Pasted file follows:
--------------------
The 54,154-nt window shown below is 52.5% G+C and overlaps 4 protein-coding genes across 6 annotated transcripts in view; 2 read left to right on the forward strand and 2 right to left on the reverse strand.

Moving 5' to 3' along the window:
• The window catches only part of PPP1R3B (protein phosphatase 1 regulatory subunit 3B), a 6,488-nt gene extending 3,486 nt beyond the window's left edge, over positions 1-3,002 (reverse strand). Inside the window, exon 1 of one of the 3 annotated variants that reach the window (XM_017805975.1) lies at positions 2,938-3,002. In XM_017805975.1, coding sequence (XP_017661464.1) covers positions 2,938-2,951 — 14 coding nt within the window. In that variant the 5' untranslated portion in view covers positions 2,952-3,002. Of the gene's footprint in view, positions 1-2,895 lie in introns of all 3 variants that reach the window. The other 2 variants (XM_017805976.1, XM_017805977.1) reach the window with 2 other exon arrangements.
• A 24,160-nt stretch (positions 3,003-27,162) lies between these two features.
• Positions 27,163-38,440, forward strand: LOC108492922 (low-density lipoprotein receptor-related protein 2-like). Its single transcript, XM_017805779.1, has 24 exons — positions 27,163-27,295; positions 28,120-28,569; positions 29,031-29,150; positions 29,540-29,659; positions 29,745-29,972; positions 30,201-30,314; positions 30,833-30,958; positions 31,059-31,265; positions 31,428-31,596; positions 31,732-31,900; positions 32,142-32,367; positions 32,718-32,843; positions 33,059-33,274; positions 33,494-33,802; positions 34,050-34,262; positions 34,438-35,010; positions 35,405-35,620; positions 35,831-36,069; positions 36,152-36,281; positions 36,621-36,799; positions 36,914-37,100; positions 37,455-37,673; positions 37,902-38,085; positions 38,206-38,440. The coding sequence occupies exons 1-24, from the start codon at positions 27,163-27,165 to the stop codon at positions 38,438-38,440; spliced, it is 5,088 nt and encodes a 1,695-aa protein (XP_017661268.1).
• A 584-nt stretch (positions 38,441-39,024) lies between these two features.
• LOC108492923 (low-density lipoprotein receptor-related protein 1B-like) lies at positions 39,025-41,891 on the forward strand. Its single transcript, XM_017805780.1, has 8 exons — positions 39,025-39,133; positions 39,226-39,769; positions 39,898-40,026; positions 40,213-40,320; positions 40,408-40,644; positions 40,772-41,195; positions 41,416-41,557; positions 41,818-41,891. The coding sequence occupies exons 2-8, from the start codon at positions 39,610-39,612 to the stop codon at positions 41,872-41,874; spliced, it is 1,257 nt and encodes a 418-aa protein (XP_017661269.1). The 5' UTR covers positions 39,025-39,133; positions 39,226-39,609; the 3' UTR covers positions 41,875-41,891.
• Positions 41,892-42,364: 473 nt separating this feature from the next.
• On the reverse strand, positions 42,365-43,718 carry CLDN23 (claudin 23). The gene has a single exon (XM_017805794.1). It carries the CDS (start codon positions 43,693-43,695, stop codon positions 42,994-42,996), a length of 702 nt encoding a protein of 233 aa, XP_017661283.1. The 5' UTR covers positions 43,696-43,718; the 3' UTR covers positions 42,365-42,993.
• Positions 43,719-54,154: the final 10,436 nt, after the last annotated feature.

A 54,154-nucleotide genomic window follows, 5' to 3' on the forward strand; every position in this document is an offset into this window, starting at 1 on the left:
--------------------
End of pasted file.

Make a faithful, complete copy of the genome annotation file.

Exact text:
The 54,154-nt window shown below is 52.5% G+C and overlaps 4 protein-coding genes across 6 annotated transcripts in view; 2 read left to right on the forward strand and 2 right to left on the reverse strand.

Moving 5' to 3' along the window:
• The window catches only part of PPP1R3B (protein phosphatase 1 regulatory subunit 3B), a 6,488-nt gene extending 3,486 nt beyond the window's left edge, over positions 1-3,002 (reverse strand). Inside the window, exon 1 of one of the 3 annotated variants that reach the window (XM_017805975.1) lies at positions 2,938-3,002. In XM_017805975.1, coding sequence (XP_017661464.1) covers positions 2,938-2,951 — 14 coding nt within the window. In that variant the 5' untranslated portion in view covers positions 2,952-3,002. Of the gene's footprint in view, positions 1-2,895 lie in introns of all 3 variants that reach the window. The other 2 variants (XM_017805976.1, XM_017805977.1) reach the window with 2 other exon arrangements.
• A 24,160-nt stretch (positions 3,003-27,162) lies between these two features.
• Positions 27,163-38,440, forward strand: LOC108492922 (low-density lipoprotein receptor-related protein 2-like). Its single transcript, XM_017805779.1, has 24 exons — positions 27,163-27,295; positions 28,120-28,569; positions 29,031-29,150; positions 29,540-29,659; positions 29,745-29,972; positions 30,201-30,314; positions 30,833-30,958; positions 31,059-31,265; positions 31,428-31,596; positions 31,732-31,900; positions 32,142-32,367; positions 32,718-32,843; positions 33,059-33,274; positions 33,494-33,802; positions 34,050-34,262; positions 34,438-35,010; positions 35,405-35,620; positions 35,831-36,069; positions 36,152-36,281; positions 36,621-36,799; positions 36,914-37,100; positions 37,455-37,673; positions 37,902-38,085; positions 38,206-38,440. The coding sequence occupies exons 1-24, from the start codon at positions 27,163-27,165 to the stop codon at positions 38,438-38,440; spliced, it is 5,088 nt and encodes a 1,695-aa protein (XP_017661268.1).
• A 584-nt stretch (positions 38,441-39,024) lies between these two features.
• LOC108492923 (low-density lipoprotein receptor-related protein 1B-like) lies at positions 39,025-41,891 on the forward strand. Its single transcript, XM_017805780.1, has 8 exons — positions 39,025-39,133; positions 39,226-39,769; positions 39,898-40,026; positions 40,213-40,320; positions 40,408-40,644; positions 40,772-41,195; positions 41,416-41,557; positions 41,818-41,891. The coding sequence occupies exons 2-8, from the start codon at positions 39,610-39,612 to the stop codon at positions 41,872-41,874; spliced, it is 1,257 nt and encodes a 418-aa protein (XP_017661269.1). The 5' UTR covers positions 39,025-39,133; positions 39,226-39,609; the 3' UTR covers positions 41,875-41,891.
• Positions 41,892-42,364: 473 nt separating this feature from the next.
• On the reverse strand, positions 42,365-43,718 carry CLDN23 (claudin 23). The gene has a single exon (XM_017805794.1). It carries the CDS (start codon positions 43,693-43,695, stop codon positions 42,994-42,996), a length of 702 nt encoding a protein of 233 aa, XP_017661283.1. The 5' UTR covers positions 43,696-43,718; the 3' UTR covers positions 42,365-42,993.
• Positions 43,719-54,154: the final 10,436 nt, after the last annotated feature.

A 54,154-nucleotide genomic window follows, 5' to 3' on the forward strand; every position in this document is an offset into this window, starting at 1 on the left: